On 9 April 2020, European finance ministers reached agreement on a € 540 billion financial support package for countries hit most severely by the COVID-19 crisis. The package consists of the following components:

  • € 240 billion from the European Stability Mechanism (ESM) emergency fund;
  • € 200 billion in company credit distributed by the European Investment Bank (EIB);
  • € 100 billion for a new temporary instrument known as Support to mitigate Unemployment Risks in an Emergency (SURE). By spring 2021 the Council had agreed to award more than €94 billion in soft loans to 19 member states, and nearly €92 billion had been disbursed until May 2022.

Click here for a full list of the components of the support package. The European Council, which is made up of heads of state or government of the EU member states, adopted the financial assistance package on 23 April 2020.

On 13 March 2020, the European Commission proposed a Corona Response Investment Initiative (CRII). A total of € 37 billion in non-utilised resources from the European Structural and Investment (ESI) Funds will be used for COVID-19-related support for the healthcare sector, small and medium-sized enterprises (SMEs), vulnerable sectors and the labour market. On 2 April 2020 this initiative was followed up by an additional CRII+ package. 

Within NextGenerationEU, the CRII and CRII+ hare part of  the Recovery Assistance for Cohesion and the Territories of Europe (REACT-EU), for which €47.5 billion is available for 2021 and 2022 via the ESIF, to be applied for a green and digital economic recovery. Click here for more information.

Measures for offering EU member states more financial leeway

EU member states are bound by European fiscal rules governing their national budgets. The Stability and Growth Pact (SGP) sets limits on the budget deficits (3% of GDP) and government debt (60% of GDP) of EU member states, and states how any countries that deviate from these limits must set about achieving them.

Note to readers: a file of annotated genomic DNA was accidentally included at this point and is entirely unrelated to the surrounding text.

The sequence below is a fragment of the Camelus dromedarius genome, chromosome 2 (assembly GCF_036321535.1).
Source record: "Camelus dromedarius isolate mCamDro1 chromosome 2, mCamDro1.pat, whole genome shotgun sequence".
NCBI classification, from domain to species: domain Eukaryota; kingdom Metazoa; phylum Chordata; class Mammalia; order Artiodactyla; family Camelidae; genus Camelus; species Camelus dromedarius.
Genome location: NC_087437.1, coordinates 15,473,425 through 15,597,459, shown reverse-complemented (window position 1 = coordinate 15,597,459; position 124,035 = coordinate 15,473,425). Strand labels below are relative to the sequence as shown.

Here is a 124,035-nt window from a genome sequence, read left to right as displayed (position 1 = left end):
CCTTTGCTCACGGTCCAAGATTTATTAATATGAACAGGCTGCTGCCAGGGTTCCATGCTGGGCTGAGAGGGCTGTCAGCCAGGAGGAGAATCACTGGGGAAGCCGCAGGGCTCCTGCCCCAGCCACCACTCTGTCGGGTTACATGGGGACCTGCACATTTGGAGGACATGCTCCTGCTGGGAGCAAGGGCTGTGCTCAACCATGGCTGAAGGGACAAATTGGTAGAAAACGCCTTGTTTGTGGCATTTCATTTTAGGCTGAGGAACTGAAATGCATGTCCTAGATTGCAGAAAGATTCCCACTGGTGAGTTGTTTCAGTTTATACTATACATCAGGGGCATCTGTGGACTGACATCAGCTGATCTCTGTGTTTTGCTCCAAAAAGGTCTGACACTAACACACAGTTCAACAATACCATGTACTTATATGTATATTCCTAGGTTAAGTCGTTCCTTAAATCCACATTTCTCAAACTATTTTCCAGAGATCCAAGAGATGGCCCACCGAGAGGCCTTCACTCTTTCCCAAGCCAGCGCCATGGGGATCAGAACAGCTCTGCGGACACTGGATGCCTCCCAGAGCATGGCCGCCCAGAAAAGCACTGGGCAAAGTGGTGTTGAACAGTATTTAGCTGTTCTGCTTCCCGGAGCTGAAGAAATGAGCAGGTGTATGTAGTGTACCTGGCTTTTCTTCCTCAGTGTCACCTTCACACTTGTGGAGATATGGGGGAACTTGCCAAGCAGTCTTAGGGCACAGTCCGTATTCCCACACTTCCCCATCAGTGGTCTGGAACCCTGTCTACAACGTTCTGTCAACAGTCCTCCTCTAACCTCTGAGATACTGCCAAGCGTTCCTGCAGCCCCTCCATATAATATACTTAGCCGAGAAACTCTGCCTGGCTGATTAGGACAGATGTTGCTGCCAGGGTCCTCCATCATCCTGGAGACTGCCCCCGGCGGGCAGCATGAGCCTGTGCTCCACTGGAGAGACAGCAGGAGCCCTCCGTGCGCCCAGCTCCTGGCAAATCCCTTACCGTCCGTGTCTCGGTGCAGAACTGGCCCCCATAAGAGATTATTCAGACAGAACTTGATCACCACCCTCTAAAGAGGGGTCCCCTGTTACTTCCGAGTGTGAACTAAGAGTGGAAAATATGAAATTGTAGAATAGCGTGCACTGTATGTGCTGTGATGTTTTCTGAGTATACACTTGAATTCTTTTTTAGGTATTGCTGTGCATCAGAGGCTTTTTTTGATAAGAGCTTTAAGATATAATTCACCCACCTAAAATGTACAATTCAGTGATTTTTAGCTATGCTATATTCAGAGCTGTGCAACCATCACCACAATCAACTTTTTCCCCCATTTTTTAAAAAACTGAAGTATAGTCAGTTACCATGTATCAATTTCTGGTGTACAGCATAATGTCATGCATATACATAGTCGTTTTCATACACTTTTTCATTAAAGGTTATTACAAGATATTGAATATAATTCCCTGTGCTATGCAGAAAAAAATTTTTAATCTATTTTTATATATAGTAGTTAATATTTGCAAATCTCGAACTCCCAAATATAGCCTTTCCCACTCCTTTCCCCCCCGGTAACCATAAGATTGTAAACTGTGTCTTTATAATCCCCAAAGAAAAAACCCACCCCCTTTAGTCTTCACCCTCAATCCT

Acting on a proposal from the European Commission dated 20 March 2020, the Council of the European Union and the European Parliament agreed to activate the SGP’s general escape clause. This allows EU member states to take all the financial measures that they feel are needed at a national level in order to kickstart the economy without violating the rules of the Stability and Growth pact.  In March 2021 the European Commission made a proposal to continue applying the general escape clause to 2022 and to de-activate it in 2023. On 23 May 2022, however, the European Commission decided, partly in view of the uncertainty caused by the war in Ukraine, to de-activate the general escape clause in 2024.

On 26 March 2020, the European Central Bank (ECB) launched its Pandemic Emergency Purchase Programme (PEPP), under which up to € 750 billion worth of private and public sector securities could be purchased under the ECB’s responsibility. The initial purchase envelope was increased by € 600 billion on 4 June 2020 and by a further € 500 billion on 10 December for a new total of € 1,850 billion. Not only will the programme make it less expensive for member states to raise capital, governments will also be able to support companies and households that have run into difficulties due to the COVID-19 crisis. At the end of May 2022, more than €1,700 billion in public sector securities issued by EU member states had been purchased, including over €85 billion in Dutch government debt. The ECB de-activated the programme at the end of March 2022.

  • More information is available here.

Temporary adjustment of EU rules on state aid

In order to prevent unfair competition, EU rules forbid governments in principle from providing state aid to the corporate sector. 

In exceptional cases, the European Commission may give its consent to the provision of state aid subject to certain stringent conditions. The European Commission considers the COVID-19 crisis to be an exceptional situation, and, in response, has prepared a temporary policies to support the economies of EU member states. The policy is set out in the Temporary Framework for state aid measures to support the economy in the current COVID-19 outbreak. The Temporary Framework has since been amended on 6 occasions.